Will Global Air Combat Fleet Skew Towards Unmanned Platforms In The Future?

The F-22 Raptor, which debuted in 2005, is seen as the fighter of the future. The F35 Combined Strike Fighter, the Sukhoi PAK FA (and the anticipated joint Russian/Indian derivative), as well as the Chinese Chengdu J-20, which is thought to mirror characteristics of this generation of fighter aircraft. Having undergone a quantum improvement in lethality and survivability, which has been a prerequisite for generational transformation. The aircraft’s design incorporates low-observable or stealth technologies from nose to tail, making it nearly impossible for even other generation five fighters to identify them. Additionally, multi-spectral sensors distributed throughout the airframe boost situational awareness.


The sixth-generation fighter being developed by the American Air Force has been formally announced. “We have now started a programme to do the development aircraft that we’ll take into production,” said Air Force Secretary Frank Kendall. He continued, “We think we’ll have the capability by the end of the decade,”. The programme is still in its early phases and is obviously top secret. It will be manned, and it will serve as the centerpiece of the Air Force’s so-called Next Generation Air Dominance family of systems. In 2020, the Air Force conducted the first test flight of a prototype NGAD fighter as part of this programme. Officials at the time, however, chose not to reveal any details about the plane or its maker. The flight control software for the NGAD fighter has been separated from its mission system software, Air Force Chief of Staff Gen. CQ Brown told reporters. This suggests a more modular construction strategy for future aircraft and may make it easier to integrate with new technology in the future.


The Future Combat Air System (FCAS), a collaborative project of Germany, France, and Spain, will produce a next-generation fighter (NGF) that will function in a manned-unmanned teaming formation with attack and surveillance drones, or “remote carriers.” A combat cloud that is powered by artificial intelligence will connect all of the manned and unmanned components (AI). The air forces will be able to deploy the remote carriers in perilous places to deal with threats while operating the FCAS sixth-generation aircraft at a safe stand-off distance. The aircraft’s key characteristics will include greater situational awareness with a sophisticated avionics and sensor suite, as well as improved survivability with active and passive stealth technologies. The fighter jet’s powerful engine and cutting-edge flight control technology will also give it more maneuverability, speed, and range. To assure improved firepower, the aircraft will be outfitted with innovative effectors, such as stand-off kinetic loads, directed energy weapons, and electronic warfare capabilities.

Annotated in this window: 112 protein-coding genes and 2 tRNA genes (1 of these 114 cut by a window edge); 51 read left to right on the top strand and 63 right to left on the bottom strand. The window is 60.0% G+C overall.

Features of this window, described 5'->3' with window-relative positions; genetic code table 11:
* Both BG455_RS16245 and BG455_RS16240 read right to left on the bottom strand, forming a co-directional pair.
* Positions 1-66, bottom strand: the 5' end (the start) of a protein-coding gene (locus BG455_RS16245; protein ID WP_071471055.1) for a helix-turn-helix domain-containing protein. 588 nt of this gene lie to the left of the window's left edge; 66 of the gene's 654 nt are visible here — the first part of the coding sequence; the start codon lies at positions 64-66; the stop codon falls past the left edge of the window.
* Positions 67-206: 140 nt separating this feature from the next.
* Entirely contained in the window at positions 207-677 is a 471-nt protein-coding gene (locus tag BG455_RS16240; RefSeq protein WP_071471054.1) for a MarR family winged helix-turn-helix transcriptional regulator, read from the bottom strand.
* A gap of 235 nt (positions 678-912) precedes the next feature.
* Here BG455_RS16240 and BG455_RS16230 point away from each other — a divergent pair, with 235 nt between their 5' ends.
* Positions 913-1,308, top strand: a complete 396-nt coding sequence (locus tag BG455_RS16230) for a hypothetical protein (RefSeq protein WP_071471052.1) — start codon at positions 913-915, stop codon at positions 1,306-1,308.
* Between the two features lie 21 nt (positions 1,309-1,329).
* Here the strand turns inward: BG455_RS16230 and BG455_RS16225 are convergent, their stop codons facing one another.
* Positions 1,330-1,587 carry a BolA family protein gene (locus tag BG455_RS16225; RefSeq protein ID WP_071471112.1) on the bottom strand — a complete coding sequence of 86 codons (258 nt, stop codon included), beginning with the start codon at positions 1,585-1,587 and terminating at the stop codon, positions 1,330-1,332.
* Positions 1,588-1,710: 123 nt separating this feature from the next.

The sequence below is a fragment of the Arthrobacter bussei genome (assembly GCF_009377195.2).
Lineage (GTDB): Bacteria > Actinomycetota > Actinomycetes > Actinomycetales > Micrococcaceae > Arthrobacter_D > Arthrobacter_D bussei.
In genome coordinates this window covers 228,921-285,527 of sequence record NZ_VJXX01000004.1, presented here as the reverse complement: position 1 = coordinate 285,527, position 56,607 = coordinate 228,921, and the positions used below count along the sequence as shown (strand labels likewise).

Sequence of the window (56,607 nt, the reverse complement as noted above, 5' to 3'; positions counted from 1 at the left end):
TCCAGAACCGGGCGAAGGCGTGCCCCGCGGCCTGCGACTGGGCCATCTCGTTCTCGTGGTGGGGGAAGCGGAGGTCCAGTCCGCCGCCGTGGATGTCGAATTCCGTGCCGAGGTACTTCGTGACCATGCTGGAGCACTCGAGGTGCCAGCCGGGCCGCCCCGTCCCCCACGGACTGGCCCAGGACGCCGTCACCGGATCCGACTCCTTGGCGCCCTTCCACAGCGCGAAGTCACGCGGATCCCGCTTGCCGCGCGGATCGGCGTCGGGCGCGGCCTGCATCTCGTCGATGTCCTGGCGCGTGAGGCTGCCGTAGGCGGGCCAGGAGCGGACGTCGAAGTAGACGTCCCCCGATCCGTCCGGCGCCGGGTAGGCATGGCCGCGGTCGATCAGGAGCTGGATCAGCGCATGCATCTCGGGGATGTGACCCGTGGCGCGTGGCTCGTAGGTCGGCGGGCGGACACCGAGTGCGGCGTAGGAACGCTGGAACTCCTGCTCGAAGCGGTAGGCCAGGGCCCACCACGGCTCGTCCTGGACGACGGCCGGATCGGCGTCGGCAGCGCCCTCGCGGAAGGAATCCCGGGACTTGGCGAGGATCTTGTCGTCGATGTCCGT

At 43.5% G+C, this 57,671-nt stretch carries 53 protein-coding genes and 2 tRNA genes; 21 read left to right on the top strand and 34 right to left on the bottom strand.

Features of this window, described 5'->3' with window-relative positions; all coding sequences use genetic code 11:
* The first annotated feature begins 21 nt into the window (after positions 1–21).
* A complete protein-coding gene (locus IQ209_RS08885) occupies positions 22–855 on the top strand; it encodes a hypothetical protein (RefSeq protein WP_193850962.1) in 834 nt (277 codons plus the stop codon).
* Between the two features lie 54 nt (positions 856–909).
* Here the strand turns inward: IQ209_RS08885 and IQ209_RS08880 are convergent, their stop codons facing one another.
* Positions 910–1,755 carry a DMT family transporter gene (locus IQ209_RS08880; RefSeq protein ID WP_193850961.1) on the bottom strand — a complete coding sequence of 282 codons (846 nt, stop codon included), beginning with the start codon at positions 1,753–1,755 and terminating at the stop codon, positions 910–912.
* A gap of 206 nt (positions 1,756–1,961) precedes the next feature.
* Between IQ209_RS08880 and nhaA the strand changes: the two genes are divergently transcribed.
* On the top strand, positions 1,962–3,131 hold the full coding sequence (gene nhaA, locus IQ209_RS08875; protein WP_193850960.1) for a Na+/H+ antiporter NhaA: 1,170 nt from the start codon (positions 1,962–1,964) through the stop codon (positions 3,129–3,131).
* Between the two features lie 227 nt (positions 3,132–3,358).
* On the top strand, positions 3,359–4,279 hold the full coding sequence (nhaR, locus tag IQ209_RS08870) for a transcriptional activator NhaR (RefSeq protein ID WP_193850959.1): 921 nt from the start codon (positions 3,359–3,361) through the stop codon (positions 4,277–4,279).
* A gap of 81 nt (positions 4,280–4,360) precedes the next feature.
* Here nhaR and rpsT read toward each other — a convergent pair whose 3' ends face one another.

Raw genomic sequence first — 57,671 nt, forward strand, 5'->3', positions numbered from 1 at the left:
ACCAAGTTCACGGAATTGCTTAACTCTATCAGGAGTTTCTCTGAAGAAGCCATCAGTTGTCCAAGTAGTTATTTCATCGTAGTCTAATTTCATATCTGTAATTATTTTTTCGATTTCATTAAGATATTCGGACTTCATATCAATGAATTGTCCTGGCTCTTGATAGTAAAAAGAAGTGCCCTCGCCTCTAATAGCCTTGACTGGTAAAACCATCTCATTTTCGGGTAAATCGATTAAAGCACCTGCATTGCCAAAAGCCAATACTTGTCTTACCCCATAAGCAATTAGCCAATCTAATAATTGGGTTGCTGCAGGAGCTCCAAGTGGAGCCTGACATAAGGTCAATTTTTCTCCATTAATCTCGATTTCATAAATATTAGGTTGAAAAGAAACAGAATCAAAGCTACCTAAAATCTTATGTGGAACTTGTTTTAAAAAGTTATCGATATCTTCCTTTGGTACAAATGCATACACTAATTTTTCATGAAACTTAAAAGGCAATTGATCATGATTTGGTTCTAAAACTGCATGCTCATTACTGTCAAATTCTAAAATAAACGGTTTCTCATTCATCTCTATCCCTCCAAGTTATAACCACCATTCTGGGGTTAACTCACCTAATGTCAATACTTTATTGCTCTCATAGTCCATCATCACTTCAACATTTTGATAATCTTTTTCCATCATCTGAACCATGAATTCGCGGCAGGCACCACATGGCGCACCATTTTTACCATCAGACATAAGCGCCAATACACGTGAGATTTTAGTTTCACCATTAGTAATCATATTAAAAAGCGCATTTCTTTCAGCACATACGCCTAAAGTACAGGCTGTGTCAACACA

A future combat aircraft is at the heart of the next-generation combat air system known as Tempest. The Tempest fighter jet project was started by Britain in 2018 and involves Sweden, Italy, and the UK working together. In 2035, the combat aircraft will replace the Typhoon fighter in service with the Royal Air Force (RAF). With the ability to adjust software and hardware in accordance with mission requirements, it will have an adaptable architecture appropriate for a variety of operations. A sophisticated flight control system, improved survivability, and scalable autonomy are further important qualities. BAE Systems, Rolls Royce, MBDA, and Leonardo are among the companies working on the future fighter jet’s development in the sector. In July 2020, the Tempest aircraft’s 3D model was unveiled.


China is developing a new fighter plane that will include sixth-generation features like the ability to control drones, stealth, and AI. Future planes may also be equipped with laser, swarm warfare, and hypersonic weapons. In comparison to the nation’s J-20 and J-31 aircraft, the new aircraft will have better capabilities. By 2035, it is anticipated to be operationally ready. A flow field test for an unnamed new aircraft was conducted in May 2020 in a new wind tunnel that was constructed to support the new fighter aircraft development.

Though all sixth generation fighters will be manned, most of these fighter will be accompanied by a loyal wingman aircraft which will make a manned – unmanned team. These loyal wingman aircrafts will be able to perform a wide range of tasks and act as a force multiplier. Loyal wingman aircrafts will be carrying a wide array of ISR sensors to aid in decision making and target acquisition. Russia, US, Australia, EU, China and India have all started working on their indigenous loyal wingman programmes. Loyal wingman aircrafts can also be used as decoys. Some of these aircrafts are expected to have a range of more than 3500 kilometers. 

The loyal wingman aircrafts are also cheaper to operate when compared to fully manned squadrons. Many of the pilot safety related testing and equipment development is negated when developing the loyal wingman aircrafts and hence it paves way to rapid development of the platform.  It is evident that manned aircrafts are here to stay for the next few decades, but the possibility of the 7th generation air dominance fighter being an unmanned platform is very high. Until then, manned aircrafts will continue to dominate the skies. Aviation and defense market reports provides insights for the aerospace and defense industry through industry analysis and market reports. Aviation and defense market reports focus on the defense market by interacting with key industry stakeholders and industry champions.

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